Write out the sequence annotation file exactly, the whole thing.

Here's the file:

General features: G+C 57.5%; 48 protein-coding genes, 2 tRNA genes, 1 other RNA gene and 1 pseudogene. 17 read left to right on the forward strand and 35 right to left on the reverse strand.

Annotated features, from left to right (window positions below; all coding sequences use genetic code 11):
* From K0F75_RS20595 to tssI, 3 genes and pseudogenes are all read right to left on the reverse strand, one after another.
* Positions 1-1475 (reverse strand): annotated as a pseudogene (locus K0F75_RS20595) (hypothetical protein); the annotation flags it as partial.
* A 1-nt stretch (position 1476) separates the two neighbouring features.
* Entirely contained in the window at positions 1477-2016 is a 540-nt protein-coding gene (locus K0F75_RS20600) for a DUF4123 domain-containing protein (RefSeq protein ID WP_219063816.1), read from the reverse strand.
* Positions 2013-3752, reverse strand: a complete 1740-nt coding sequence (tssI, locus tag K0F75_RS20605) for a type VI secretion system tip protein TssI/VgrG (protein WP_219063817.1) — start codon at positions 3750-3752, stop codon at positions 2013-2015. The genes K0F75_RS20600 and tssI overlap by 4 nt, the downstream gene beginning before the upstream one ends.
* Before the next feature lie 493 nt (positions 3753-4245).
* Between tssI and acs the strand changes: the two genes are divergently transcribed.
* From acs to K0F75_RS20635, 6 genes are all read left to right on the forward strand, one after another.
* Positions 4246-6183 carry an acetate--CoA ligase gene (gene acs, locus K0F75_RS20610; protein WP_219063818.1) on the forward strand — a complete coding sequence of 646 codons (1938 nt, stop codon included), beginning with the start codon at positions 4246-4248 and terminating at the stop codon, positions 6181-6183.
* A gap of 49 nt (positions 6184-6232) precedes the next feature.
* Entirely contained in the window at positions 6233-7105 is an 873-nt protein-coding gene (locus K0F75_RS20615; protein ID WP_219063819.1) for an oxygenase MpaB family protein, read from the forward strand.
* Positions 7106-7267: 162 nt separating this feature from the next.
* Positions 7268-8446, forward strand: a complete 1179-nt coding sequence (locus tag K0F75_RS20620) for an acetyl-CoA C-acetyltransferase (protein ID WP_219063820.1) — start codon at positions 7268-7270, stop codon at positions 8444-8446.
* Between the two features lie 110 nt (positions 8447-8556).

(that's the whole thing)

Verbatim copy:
General features: G+C 57.5%; 48 protein-coding genes, 2 tRNA genes, 1 other RNA gene and 1 pseudogene. 17 read left to right on the forward strand and 35 right to left on the reverse strand.

Annotated features, from left to right (window positions below; all coding sequences use genetic code 11):
* From K0F75_RS20595 to tssI, 3 genes and pseudogenes are all read right to left on the reverse strand, one after another.
* Positions 1-1475 (reverse strand): annotated as a pseudogene (locus K0F75_RS20595) (hypothetical protein); the annotation flags it as partial.
* A 1-nt stretch (position 1476) separates the two neighbouring features.
* Entirely contained in the window at positions 1477-2016 is a 540-nt protein-coding gene (locus K0F75_RS20600) for a DUF4123 domain-containing protein (RefSeq protein ID WP_219063816.1), read from the reverse strand.
* Positions 2013-3752, reverse strand: a complete 1740-nt coding sequence (tssI, locus tag K0F75_RS20605) for a type VI secretion system tip protein TssI/VgrG (protein WP_219063817.1) — start codon at positions 3750-3752, stop codon at positions 2013-2015. The genes K0F75_RS20600 and tssI overlap by 4 nt, the downstream gene beginning before the upstream one ends.
* Before the next feature lie 493 nt (positions 3753-4245).
* Between tssI and acs the strand changes: the two genes are divergently transcribed.
* From acs to K0F75_RS20635, 6 genes are all read left to right on the forward strand, one after another.
* Positions 4246-6183 carry an acetate--CoA ligase gene (gene acs, locus K0F75_RS20610; protein WP_219063818.1) on the forward strand — a complete coding sequence of 646 codons (1938 nt, stop codon included), beginning with the start codon at positions 4246-4248 and terminating at the stop codon, positions 6181-6183.
* A gap of 49 nt (positions 6184-6232) precedes the next feature.
* Entirely contained in the window at positions 6233-7105 is an 873-nt protein-coding gene (locus K0F75_RS20615; protein ID WP_219063819.1) for an oxygenase MpaB family protein, read from the forward strand.
* Positions 7106-7267: 162 nt separating this feature from the next.
* Positions 7268-8446, forward strand: a complete 1179-nt coding sequence (locus tag K0F75_RS20620) for an acetyl-CoA C-acetyltransferase (protein ID WP_219063820.1) — start codon at positions 7268-7270, stop codon at positions 8444-8446.
* Between the two features lie 110 nt (positions 8447-8556).